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Karamba Raises Funds to Safeguard Against Car Hackers

The company's software seals off electronic control units used for things like navigation and roadside assistance, providing a lie detector test for the code running inside them.

Karamba, an automotive security start-up that deploys digital roadblocks against hackers, has raised $12 million in funding. The firm's investors include a venture capital firm directed by a former deputy chief of the National Security Agency and the insurance giant Liberty Mutual.

Karamba's software seals off the code inside electronic control units, which enable everything from navigation programs to collision avoidance. The technology performs something of a lie detector test, checking that only factory authorized code is inside the control units. It blocks foreign code that could be trying to hijack the steering wheel, ignition, or other systems.

The two-year-old company claims to be in contact with sixteen automotive suppliers. Karamba says that its software can patch security holes like those that enabled researchers to remotely shut down a Jeep on the highway in 2015. Also preventable are the in-memory hacks that researchers carried out last year on a Tesla vehicle.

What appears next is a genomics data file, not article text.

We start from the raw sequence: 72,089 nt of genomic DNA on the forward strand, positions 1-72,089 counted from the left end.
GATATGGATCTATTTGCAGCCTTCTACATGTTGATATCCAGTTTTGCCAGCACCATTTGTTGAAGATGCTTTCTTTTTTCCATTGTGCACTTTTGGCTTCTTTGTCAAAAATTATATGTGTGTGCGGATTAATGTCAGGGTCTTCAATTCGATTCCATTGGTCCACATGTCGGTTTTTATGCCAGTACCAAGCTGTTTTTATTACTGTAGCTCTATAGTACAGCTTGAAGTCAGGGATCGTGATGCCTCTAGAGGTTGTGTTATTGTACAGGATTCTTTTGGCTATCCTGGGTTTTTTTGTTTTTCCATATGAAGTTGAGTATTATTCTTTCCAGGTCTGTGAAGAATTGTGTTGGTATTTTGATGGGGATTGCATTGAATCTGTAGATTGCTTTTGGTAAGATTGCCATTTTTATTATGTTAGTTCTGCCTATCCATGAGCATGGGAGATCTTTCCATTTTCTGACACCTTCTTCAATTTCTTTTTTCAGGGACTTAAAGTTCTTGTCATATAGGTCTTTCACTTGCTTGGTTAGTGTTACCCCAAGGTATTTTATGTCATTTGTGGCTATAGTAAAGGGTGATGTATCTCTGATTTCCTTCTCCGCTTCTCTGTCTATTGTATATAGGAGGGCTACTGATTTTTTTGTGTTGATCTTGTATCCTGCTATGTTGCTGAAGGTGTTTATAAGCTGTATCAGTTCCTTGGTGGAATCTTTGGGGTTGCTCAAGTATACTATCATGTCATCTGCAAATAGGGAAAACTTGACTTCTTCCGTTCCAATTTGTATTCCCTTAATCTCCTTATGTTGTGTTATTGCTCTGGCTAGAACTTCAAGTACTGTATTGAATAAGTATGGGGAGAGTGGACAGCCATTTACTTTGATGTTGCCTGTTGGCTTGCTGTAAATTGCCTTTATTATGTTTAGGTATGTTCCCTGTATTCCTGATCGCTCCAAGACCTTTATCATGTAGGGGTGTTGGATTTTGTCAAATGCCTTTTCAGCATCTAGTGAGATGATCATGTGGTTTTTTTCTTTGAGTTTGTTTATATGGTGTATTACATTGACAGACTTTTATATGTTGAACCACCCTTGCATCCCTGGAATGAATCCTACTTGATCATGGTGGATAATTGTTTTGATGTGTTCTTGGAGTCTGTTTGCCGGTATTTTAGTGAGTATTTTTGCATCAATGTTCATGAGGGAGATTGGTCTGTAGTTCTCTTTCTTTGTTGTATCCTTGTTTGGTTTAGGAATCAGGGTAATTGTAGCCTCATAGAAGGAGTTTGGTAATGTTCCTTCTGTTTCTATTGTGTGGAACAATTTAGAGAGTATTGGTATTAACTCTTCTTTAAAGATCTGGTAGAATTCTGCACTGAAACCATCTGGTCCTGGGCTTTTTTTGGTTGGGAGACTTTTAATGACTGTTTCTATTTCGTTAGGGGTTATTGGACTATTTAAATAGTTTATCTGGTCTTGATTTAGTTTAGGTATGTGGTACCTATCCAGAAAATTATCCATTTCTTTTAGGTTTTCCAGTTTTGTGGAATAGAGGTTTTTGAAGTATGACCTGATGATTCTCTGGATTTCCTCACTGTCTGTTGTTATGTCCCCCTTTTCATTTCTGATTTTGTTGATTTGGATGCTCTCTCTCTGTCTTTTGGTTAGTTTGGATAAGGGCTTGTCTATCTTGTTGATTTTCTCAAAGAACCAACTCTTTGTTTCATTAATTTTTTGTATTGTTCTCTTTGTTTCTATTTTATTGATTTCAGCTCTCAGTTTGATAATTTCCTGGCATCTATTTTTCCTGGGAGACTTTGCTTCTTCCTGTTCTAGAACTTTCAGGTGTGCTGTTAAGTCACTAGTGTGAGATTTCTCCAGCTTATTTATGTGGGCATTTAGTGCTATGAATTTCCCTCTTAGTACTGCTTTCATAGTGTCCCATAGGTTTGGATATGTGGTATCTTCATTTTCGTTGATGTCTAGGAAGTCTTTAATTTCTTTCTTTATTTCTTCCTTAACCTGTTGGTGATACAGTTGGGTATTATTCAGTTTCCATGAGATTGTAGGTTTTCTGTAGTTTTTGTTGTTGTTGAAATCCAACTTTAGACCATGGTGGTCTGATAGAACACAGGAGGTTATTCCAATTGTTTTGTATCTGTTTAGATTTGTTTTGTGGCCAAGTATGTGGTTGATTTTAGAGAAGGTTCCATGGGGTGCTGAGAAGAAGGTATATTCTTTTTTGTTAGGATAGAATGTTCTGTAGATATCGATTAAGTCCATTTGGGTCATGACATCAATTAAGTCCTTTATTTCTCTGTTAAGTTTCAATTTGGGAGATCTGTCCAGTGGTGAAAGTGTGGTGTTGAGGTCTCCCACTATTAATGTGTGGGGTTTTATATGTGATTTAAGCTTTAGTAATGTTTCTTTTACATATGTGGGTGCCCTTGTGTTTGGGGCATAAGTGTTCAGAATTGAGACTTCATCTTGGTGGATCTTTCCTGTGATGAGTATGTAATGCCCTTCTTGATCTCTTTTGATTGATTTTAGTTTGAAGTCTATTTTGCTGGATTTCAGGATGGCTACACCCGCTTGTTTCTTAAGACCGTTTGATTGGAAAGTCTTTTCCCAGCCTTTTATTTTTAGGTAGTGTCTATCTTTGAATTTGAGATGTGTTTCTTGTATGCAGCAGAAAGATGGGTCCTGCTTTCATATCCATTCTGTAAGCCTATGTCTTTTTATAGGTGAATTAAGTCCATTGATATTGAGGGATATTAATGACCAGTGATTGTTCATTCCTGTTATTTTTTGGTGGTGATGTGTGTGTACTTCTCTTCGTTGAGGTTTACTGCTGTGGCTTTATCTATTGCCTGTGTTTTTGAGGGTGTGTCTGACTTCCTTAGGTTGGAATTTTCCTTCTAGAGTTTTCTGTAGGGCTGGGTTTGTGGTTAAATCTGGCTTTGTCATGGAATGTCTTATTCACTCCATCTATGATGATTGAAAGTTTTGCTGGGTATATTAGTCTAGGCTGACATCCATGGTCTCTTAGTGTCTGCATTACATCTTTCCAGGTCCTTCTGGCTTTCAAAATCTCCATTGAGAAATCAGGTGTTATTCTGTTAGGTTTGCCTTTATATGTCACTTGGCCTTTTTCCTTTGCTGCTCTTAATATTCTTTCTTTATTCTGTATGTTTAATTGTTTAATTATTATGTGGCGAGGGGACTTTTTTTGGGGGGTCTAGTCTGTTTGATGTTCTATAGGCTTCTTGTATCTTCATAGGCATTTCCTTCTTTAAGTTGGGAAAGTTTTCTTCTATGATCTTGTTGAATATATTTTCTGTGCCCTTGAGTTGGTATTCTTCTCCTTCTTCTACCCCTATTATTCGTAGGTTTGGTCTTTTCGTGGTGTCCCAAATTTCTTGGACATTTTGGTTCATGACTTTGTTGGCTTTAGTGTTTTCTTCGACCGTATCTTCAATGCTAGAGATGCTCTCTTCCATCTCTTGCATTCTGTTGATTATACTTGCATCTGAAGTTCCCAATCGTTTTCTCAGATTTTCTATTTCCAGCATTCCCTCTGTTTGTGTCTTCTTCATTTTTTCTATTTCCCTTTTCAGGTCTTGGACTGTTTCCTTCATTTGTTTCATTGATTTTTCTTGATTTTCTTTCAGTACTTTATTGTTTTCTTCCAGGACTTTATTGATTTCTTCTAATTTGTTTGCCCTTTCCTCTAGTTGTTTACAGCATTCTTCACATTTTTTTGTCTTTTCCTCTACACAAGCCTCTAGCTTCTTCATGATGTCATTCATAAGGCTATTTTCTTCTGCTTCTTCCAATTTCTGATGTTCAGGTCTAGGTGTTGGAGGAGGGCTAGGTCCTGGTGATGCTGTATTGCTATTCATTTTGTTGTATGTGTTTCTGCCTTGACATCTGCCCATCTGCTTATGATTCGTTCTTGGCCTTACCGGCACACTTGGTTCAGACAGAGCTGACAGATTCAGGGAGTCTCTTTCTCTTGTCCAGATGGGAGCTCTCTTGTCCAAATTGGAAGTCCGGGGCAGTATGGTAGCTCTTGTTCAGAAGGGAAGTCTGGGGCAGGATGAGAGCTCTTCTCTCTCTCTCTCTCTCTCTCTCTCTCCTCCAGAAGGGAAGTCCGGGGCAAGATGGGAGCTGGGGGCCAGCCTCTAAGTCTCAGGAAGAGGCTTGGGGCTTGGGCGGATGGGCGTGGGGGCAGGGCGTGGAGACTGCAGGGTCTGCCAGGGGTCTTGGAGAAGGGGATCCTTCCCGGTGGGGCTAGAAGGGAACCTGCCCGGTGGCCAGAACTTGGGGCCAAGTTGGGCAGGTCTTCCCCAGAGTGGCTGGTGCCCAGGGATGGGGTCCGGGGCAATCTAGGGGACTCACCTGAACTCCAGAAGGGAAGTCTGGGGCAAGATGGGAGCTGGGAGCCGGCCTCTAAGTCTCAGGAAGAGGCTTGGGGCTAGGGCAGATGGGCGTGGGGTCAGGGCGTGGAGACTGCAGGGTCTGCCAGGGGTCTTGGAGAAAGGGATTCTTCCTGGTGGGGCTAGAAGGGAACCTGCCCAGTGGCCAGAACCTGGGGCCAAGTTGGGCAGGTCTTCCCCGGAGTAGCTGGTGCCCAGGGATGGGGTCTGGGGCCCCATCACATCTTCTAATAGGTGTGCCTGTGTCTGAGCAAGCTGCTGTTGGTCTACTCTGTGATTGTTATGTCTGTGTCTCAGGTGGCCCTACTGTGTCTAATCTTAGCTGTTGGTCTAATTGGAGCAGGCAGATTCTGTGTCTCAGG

Karamba is zigging where other cybersecurity firms have zagged, said Ami Dotan, Karamba’s chief executive. Its software runs counter to network security solutions, which are based on statistical modeling and are vulnerable to false positives, he said. Those false alarms could cause brakes to fail because legitimate code is blocked as malicious.

"Prevention is key. Our technology makes sure that only what's part of the factory settings can run. Once the system recognizes foreign code, or an in-memory attack, it prevents it from executing,” Dotan said in a statement. He added that “an after-the-fact technique . . . creates safety risks.”

Hacking is not only a nightmare for automakers, it has also troubled insurers. Experts say that it is particularly difficult to calculate premiums after accidents caused by hacking into connected cars. Karamba’s funding round shows that these looming issues are insurers' minds.

“Not only is it a consumer safety issue, but any incident could also burden car manufacturers with recall costs and owners with increasing premiums against the risks,” said Russ MacTough, a managing director of Liberty Mutual Strategic Ventures, one of Karamba’s latest investors, in a statement.

David Barzilai, one of Karamba’s founders and its chairman, said that the company is using the funds to fuel expansion. Barzilai told technology news site TechCrunch that the cybersecurity firm is planning to open offices in Michigan, hire additional employees, and expand vehicle testing.

Last year, Karamba raised $2.5 million not long after the National Highway Traffic and Safety Administration issued guidance urging automotive firms to share data about self-driving cars, including security vulnerabilities. Also last year, the F.B.I. issued a warning about vehicle hacking, asking drivers to update software and be careful when plugging third-party devices into their cars.

“Car security is about consumer safety, not data security,” said Chris Inglis, the managing director of Paladin Capital Group and a former deputy chief of the National Security Agency, in a statement. He added: “We can no longer afford to simply react to this phenomenon.”

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